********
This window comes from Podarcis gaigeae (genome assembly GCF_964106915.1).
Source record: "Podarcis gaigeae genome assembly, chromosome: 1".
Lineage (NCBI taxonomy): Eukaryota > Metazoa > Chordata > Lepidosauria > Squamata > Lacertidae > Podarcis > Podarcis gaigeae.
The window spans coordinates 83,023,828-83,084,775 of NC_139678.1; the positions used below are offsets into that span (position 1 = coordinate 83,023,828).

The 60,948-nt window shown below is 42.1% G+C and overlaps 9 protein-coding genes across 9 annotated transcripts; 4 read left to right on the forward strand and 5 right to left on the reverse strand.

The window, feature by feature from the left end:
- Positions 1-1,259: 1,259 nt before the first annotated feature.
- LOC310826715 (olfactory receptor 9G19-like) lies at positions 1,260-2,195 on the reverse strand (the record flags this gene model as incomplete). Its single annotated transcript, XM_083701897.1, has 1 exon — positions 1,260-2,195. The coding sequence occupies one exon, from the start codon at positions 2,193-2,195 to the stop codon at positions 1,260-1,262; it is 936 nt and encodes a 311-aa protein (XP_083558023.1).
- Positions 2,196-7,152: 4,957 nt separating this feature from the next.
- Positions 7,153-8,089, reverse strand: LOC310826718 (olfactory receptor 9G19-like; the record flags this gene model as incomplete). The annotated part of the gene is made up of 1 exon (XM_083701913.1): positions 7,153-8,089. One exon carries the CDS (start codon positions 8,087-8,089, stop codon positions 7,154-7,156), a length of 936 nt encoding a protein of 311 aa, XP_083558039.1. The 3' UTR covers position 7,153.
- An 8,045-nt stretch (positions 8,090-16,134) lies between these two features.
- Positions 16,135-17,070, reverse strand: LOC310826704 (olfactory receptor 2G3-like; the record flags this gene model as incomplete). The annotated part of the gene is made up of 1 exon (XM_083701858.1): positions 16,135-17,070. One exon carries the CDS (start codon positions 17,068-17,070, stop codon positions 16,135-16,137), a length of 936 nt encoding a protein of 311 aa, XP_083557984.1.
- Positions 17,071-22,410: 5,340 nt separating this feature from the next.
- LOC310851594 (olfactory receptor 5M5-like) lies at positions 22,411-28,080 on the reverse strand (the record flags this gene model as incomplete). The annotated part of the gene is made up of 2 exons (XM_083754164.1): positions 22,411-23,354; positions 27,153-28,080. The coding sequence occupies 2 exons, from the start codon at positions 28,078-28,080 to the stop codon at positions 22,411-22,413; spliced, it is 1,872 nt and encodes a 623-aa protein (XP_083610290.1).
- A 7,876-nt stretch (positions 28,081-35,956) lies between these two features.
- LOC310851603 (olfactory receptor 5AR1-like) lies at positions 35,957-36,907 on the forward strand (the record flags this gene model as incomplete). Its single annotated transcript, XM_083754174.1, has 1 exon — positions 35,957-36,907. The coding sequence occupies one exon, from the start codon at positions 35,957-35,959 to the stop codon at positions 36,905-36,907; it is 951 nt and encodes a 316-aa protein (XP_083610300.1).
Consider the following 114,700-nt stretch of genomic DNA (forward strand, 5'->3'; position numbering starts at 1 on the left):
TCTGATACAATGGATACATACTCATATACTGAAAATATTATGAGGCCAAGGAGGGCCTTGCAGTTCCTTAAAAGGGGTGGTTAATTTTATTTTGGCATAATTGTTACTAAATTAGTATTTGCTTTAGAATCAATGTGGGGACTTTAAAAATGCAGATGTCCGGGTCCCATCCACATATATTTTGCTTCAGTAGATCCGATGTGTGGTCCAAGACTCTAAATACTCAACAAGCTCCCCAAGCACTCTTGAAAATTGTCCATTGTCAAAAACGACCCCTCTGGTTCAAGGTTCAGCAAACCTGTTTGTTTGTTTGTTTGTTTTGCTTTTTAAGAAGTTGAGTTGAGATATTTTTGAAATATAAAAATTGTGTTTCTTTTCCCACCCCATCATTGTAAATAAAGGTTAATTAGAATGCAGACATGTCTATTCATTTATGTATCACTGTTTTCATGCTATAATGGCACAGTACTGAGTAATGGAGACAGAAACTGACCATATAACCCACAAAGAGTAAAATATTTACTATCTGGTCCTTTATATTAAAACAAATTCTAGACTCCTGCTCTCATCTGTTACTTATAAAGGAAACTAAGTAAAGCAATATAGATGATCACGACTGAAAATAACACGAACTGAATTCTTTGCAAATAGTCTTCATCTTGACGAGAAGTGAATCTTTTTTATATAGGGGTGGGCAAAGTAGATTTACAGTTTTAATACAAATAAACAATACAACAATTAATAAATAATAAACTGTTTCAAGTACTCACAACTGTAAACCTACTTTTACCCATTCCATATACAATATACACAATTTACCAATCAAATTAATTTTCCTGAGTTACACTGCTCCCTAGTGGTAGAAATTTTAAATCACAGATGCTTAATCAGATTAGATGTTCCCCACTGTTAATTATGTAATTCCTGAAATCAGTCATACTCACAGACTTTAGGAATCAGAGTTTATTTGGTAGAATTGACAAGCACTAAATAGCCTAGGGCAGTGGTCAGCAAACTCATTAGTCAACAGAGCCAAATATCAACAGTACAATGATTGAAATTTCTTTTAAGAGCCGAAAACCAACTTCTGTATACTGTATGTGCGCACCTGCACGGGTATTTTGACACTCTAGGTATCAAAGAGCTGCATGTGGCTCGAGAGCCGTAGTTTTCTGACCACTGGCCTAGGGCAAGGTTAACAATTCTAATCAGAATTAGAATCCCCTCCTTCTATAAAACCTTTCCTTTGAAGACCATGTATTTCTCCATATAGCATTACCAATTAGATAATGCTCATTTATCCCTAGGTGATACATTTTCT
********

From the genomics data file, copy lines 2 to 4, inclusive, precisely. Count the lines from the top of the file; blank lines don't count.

Source record: "Podarcis gaigeae genome assembly, chromosome: 1".
Lineage (NCBI taxonomy): Eukaryota > Metazoa > Chordata > Lepidosauria > Squamata > Lacertidae > Podarcis > Podarcis gaigeae.
The window spans coordinates 83,023,828-83,084,775 of NC_139678.1; the positions used below are offsets into that span (position 1 = coordinate 83,023,828).